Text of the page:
Last week, my best friend returned from Japan, and it brought me back to the many adventures we had when I visited him in September, adventures that I have yet to share with you. I think it’s high time I told you guys about Japan. 

For the past year, my best friend Fezz was in Japan, teaching English. In early September, I finally carved out enough time and money to go see him, and we had an incredible week traveling the country. Here are my thoughts:

Japan is magnificent. I had never before been overseas, nor had I ever spent more than a few hours in another country. Before I left, I did a ton of research on what to expect from Japan, but all the google searches in the world won’t tell you as much as five minutes on a Tokyo street corner. Traveling somewhere so entirely different from your normal life shows you just as much about your own culture as it does about the one you’re visiting. Every little thing was incredible to me, because it was all so different from what I experience on a daily basis. Several times, I found myself wondering, why don’t we do it that way? Case in point:

Trains are amazing. Japan has one of the most advanced public transit systems in the world, and it’s all based on trains. Tokyo is a city with more than 13 million people, and the vast majority of them use trains to get everywhere. Their trains go everywhere, and they’re always on time. If, for some reason, a train is late, the rail company will issue every passenger a note for work apologizing for the tardiness. That’s how absurdly dependable their trains are. What’s more, they’ve got all sorts of trains, subways, elevated, bullet trains, and they go just about everywhere. While I was there, Fezz and I almost exclusively used trains to get around, and I was continually amazed.


Overlooking Kyoto

Tokyo and Kyoto show two very different sides of Japan. The first thing Fezz told me when I found him in the airport was, “Remember this moment, because you’ll be surrounded by thousands of people for the rest of this trip.” He was absolutely right. Tokyo is a massive, sprawling city filled with so many people. Every time we were in a train station, it felt like 100 thousand people were flying by me. On every street corner, thousands rushing by. There are blaring, electronic ads everywhere. The pace of Tokyo is dizzying. Every single building is 5-20 stories high, and every inch of space is carefully planned.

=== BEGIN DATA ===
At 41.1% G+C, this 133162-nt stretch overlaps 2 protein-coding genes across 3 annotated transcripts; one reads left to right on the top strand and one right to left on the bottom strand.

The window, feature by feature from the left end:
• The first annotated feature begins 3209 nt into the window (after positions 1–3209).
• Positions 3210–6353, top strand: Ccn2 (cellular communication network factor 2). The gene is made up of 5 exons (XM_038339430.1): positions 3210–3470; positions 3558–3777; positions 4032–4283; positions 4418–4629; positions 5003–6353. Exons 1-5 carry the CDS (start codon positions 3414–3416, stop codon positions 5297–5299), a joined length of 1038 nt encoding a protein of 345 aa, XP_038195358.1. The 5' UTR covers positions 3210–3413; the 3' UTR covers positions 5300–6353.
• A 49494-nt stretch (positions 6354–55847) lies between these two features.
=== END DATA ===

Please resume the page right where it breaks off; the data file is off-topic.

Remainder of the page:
Feeding monkeys in Kyoto 😀

Kyoto, on the other hand, is a city of 1.5 million, and it is much more relaxed. In Kyoto, there is a sense of warm friendliness and less of the hustle and bustle that I found in Tokyo. I love Kyoto, and a big part of that is because there is an incredible balance between industrial, natural, modern, and classic there. The city is huge, but it’s located in a valley, surrounded on all sides by mountains. The ocean of buildings melts seamlessly into the lush, green mountainside, with colorful temples peppered throughout. It’s truly a beautiful city, and I felt genuinely welcomed there.


Akihabara, Tokyo

Everything in Japan, except for the people, is massive. I’m serious. We went to Akihabara, the shopping district in Tokyo, my first day there, and it feels endless. Roads full of 5-10 story shops. We went into a 6 story, SEGA arcade, and when we left, there was ANOTHER 6 story, SEGA arcade right across the street. We visited the Skytree mall in the heart of Tokyo, and after shopping and wandering through its shops for hours, we never found the end of it. I’m convinced that Japanese malls just don’t have ends. It’s like an optical illusion.

Japan has amazing history. We visited the Tokyo National Museum and countless shrines throughout Tokyo and Kyoto while I was there. Kyoto, even older than Tokyo, has shrines and temples all over the city. Something that struck me when I arrived is that, as an American, I think of national history as covering the last ~200 years, but that’s only because the United States is relatively new. Japan has been around for millennia. Let that soak in for a second. At the Tokyo National Museum, Fezz and I saw swords nearly a thousand years old, masks used in ancient plays, and maps scribed so long ago, the years only had 3 digits. Japan’s history is rich, and I found it intensely fascinating.


There is nothing like spending time with your best friend. A good portion of my time in Japan was spent goofing off, watching terrible John Cena memes, playing Super Smash Bros Project: M, and talking life with Fezz. Really, I would have traveled anywhere to see him, and the fact that we got to explore Japan was just a bonus. It’s good to have you back Fezz! 🙂